Home  Reviews  Articles  Calendar  Presenters  Add Event     
Recital
STYLUS AND PLAYING FANTASTICUS IN YOUNG'S ORGAN RECITAL
by Paul Blanchard
Sunday, June 25, 2017
Organist Robert Young gave a wonderful tour through the stylus fantasticus (fantastic style) organ literature June 25 playing a recital on the Casavant organ at Church of the Incarnation in Santa Rosa. Mr. Young recently became the organist at the Church and previously served for 20 years as Music D...
Chamber
KODALY DUO TRUMPS POPULAR MENDELSSOHN TRIO AT SLV CONCERT
by Terry McNeill
Wednesday, June 21, 2017
It’s not really a secret, but Sonoma County’s best chamber music series is one without much notoriety or publicity. The concerts at Santa Rosa’s Spring Lake Village programs are only for residents and a few invited guests. Impresario Robert Hayden years ago honed his producer skills as founder of ...
Recital
DEMANDING VIOLIN SONATAS CONQUERED BY BEILMAN-WEISS DUO IN SCHROEDER
by Terry McNeill
Sunday, May 14, 2017
Violinist Benjamin Beilman’s ravishing Mozart performance at last summer’s Weill Hall ChamberFest finale lured an enthusiastic crowd to Schroeder Hall May 14 to hear if his secure virtuosity was up to a program of demanding sonatas. He did not disappoint. With the powerful pianist Orion Weiss in t...
Symphony
SOVIETS INVADE WEILL HALL, TAKE NO PRISONERS
by Steve Osborn
Sunday, May 07, 2017
Bruno Ferrandis may be French, but he excels in Soviet repertoire. His Slavonic expertise was more than amply demonstrated at the Santa Rosa Symphony’s May 7 concert, where the program began joyfully with Khachaturian’s ballet suite from “Masquerade,” surged forward with Prokofiev’s second violin co...
Recital
MASTERFUL PIANISM IN GOODE'S WEILL HALL RECITAL
by Sonia Morse Tubridy
Friday, May 05, 2017
Pianist Richard Goode programmed an evening of treasures May 5 from four great composers, and is an artist of intimacy and intelligence, power and passion, able to go deep and to soar. Hearing Mr. Goode play this literature was a reminder of how music does indeed bridge worlds and time. Bach’s E m...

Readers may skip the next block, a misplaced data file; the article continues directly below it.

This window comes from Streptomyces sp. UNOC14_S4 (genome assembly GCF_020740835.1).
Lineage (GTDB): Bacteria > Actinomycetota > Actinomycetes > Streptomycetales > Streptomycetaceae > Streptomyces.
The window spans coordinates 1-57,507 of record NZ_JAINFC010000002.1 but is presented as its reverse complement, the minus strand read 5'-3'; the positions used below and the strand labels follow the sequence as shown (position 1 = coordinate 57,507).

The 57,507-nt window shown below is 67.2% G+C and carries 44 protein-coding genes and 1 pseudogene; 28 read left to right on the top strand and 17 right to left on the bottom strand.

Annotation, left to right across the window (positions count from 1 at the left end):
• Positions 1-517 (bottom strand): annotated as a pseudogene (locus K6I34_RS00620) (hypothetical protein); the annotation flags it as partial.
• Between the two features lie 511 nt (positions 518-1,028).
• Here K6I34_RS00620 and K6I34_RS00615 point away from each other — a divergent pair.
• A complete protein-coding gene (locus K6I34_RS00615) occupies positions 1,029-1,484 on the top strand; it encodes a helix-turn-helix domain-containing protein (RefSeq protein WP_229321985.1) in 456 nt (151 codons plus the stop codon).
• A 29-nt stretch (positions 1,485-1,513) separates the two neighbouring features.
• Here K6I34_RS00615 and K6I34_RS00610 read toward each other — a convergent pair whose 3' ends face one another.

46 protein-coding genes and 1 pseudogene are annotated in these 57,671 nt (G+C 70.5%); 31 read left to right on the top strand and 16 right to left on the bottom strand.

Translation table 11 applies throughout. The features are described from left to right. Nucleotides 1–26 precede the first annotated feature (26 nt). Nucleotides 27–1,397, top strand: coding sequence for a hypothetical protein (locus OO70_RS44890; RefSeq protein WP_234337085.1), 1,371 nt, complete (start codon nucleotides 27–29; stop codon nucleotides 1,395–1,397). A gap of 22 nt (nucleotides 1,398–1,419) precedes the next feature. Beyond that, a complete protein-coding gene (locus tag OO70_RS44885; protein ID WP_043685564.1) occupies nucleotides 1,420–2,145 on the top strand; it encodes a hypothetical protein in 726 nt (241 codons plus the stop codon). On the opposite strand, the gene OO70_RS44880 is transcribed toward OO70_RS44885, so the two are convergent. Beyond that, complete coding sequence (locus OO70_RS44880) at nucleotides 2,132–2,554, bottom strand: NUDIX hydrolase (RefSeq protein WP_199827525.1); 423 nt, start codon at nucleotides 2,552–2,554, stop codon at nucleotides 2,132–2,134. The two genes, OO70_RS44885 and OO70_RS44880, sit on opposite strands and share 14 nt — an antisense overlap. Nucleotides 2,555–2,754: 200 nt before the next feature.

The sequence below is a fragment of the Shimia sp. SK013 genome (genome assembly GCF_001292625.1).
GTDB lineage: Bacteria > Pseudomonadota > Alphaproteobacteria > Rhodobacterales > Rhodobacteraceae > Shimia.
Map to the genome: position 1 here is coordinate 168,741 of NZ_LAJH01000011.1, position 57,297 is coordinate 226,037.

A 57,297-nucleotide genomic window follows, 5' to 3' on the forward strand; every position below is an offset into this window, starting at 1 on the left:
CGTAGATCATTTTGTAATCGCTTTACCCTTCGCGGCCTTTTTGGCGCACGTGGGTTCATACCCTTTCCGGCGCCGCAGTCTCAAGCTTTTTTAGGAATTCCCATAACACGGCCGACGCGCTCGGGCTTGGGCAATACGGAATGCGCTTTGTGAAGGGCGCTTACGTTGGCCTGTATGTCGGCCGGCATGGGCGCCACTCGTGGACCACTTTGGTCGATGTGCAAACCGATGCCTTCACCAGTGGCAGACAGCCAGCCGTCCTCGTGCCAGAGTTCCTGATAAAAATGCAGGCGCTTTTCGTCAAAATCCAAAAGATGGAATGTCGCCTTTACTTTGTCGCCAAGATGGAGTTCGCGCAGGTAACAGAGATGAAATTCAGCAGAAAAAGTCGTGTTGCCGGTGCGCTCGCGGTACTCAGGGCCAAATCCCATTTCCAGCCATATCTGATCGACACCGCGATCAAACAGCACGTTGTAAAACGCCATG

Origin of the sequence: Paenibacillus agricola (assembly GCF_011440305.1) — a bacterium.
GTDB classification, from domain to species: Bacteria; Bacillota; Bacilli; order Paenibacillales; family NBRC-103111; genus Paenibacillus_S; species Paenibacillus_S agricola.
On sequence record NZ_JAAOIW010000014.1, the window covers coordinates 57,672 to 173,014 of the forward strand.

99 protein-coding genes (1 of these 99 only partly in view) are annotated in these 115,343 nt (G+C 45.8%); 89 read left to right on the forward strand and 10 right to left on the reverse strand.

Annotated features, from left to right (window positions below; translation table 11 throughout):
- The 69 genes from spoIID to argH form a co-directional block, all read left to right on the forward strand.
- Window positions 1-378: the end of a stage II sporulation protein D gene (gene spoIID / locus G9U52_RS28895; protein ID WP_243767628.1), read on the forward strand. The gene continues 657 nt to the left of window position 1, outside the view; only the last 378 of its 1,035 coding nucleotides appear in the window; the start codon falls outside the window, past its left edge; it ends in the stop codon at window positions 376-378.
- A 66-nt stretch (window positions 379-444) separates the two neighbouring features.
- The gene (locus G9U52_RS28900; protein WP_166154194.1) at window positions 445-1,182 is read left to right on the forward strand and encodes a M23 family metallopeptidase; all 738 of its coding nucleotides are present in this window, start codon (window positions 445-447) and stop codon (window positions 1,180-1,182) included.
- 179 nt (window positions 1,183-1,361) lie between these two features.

Recital
ELEGANT ORGAN SALUTE TO THE REFORMATION
by Paul Blanchard
Sunday, April 30, 2017
Organist Jonathan Dimmock presented an April 30 recital in homage to the 500th anniversary of the Reformation, playing Schroeder Hall’s wonderful Brombaugh instrument. Mr. Dimmock is the organist for the San Francisco Symphony, principal organist for the Palace of the Legion of Honor and teaches at...
Chamber
NOTES AND BARS DO NOT A PRISON MAKE
by Nicki Bell
Saturday, April 29, 2017
The Hermitage Piano Trio brought exuberant musicality and sumptuous sound to a packed house April 29 in Occidental's Performing Arts Center for the last concert in the Redwood Arts Council’s 37th season. With a wide interpretive range--from lush to delicate to passionate--these three young Russian v...
Recital
SCHUMANN AND BARTOK HIGHLIGHT BRONFMAN RECITAL IN WEILL
by Lee Ormasa
Friday, April 21, 2017
Those people once addicted to the “Angry Birds” game application likely suffered an auditory flashback during the opening measures of the allegro from Bartok’s Suite, Op. 14, the opening work in Yefim Bronfman’s April 21 recital at Weill Hall. The repetitive opening figures of the Bartok were...
Symphony
HULKING MAHLER "TITAN" AT SO CO PHIL'S SEASON FINALE
by Terry McNeill
Saturday, April 08, 2017
A composer’s first symphony rarely gives a clear indication of what beautiful complexities will follow over the years. Early Mozart and Tchaikovsky are examples, and the big exceptions to this axiom are the “firsts” of Beethoven, Shostakovich and Mahler. Tackling Mahler ‘s D Major Symphony (No. 1,...